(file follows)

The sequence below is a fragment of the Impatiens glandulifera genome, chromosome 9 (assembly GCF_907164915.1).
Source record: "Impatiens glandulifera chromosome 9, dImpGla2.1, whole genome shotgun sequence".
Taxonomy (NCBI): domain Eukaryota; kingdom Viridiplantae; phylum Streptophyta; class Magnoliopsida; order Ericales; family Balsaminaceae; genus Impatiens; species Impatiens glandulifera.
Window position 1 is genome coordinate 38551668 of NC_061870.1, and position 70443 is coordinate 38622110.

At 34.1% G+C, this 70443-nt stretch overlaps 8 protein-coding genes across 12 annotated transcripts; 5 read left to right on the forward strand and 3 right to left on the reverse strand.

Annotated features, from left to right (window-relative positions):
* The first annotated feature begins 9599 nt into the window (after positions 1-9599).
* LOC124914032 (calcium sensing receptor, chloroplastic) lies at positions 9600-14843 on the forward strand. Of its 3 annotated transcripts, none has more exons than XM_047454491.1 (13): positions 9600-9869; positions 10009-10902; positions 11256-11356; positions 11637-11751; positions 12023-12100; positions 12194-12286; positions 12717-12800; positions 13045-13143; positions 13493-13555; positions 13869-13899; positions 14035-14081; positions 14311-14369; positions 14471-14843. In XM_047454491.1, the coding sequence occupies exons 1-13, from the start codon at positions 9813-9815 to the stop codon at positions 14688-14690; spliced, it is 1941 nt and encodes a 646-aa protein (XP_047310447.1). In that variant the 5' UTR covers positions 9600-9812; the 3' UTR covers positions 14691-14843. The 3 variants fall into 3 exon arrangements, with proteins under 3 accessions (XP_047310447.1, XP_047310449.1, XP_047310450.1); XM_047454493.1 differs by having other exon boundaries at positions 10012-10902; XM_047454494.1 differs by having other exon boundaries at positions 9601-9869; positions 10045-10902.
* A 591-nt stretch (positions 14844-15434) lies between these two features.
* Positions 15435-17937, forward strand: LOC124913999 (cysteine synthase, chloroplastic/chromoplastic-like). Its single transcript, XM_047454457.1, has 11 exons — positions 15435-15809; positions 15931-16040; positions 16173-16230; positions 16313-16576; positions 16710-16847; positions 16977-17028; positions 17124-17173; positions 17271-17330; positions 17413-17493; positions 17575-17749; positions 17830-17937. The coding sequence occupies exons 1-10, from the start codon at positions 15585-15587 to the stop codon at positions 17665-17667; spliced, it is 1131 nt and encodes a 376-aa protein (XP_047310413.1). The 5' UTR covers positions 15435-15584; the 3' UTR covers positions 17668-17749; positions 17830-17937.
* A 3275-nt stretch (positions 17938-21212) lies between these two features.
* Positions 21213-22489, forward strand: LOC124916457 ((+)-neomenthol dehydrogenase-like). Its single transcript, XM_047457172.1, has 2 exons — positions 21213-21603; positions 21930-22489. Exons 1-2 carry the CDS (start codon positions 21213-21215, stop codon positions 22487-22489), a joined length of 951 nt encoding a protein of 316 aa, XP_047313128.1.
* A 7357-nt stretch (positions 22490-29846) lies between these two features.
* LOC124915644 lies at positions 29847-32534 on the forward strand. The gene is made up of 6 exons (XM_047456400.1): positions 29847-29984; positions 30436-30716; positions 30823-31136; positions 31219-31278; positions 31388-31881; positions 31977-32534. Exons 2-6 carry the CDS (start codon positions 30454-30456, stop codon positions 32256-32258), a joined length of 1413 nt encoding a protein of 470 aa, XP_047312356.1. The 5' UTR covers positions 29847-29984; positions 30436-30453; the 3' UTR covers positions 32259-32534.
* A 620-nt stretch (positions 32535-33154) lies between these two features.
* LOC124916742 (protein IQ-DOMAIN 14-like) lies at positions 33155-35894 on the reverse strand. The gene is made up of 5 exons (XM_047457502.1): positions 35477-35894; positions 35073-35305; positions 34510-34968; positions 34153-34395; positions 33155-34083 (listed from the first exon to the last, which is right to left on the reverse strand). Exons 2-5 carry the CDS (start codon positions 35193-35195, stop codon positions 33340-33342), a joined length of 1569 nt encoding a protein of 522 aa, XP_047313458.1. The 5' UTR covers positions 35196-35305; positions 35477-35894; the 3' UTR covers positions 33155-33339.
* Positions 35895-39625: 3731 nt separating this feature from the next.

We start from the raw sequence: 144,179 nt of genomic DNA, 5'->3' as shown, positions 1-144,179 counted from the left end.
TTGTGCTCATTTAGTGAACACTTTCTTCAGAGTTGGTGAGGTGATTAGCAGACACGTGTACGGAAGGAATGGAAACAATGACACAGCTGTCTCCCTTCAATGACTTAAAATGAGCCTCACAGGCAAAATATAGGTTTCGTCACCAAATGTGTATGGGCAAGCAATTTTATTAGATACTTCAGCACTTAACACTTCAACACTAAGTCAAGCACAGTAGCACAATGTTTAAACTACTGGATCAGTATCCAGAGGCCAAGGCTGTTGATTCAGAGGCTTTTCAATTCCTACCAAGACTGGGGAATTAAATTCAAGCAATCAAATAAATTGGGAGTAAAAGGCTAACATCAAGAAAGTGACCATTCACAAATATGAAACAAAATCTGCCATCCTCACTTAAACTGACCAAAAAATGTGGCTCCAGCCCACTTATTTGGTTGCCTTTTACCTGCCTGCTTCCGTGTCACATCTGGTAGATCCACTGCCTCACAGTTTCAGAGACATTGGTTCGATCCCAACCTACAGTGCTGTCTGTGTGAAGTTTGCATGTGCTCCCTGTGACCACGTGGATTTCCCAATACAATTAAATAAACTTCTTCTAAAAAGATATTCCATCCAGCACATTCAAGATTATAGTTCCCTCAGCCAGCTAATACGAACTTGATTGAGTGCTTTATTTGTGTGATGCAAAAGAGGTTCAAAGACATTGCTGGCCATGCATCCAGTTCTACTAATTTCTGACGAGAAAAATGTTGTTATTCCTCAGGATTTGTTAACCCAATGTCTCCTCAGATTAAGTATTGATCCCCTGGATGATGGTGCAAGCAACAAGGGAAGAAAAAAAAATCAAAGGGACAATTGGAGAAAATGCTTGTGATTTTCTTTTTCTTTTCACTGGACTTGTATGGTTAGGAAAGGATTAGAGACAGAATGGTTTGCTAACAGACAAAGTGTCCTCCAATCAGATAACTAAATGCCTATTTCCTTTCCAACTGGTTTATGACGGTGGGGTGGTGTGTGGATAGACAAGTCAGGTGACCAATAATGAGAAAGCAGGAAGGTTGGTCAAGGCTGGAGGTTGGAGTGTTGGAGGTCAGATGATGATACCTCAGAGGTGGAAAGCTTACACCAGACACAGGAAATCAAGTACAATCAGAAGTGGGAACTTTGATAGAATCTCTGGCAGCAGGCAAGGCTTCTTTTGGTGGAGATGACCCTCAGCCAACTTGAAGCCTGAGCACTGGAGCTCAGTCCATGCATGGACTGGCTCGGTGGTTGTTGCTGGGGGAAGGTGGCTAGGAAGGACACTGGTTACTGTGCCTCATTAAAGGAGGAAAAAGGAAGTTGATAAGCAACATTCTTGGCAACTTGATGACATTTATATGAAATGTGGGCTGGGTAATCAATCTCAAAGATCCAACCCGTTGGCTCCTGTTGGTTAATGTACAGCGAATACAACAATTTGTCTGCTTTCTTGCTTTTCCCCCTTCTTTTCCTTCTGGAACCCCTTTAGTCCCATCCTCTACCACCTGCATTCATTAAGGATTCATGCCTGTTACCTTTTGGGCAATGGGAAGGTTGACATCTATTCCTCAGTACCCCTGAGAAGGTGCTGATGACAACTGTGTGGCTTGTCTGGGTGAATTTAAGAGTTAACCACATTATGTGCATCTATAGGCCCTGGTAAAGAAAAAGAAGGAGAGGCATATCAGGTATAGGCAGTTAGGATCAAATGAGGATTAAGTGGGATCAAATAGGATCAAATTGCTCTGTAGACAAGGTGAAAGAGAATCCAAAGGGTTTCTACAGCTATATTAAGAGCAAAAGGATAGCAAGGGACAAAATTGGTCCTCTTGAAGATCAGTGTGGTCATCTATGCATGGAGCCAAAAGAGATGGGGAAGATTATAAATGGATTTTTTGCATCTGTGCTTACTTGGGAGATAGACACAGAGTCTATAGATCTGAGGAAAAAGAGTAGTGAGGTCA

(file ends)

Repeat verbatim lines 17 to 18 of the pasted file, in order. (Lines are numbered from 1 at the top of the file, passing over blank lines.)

* Positions 35895-39625: 3731 nt separating this feature from the next.

We start from the raw sequence: 144,179 nt of genomic DNA, 5'->3' as shown, positions 1-144,179 counted from the left end.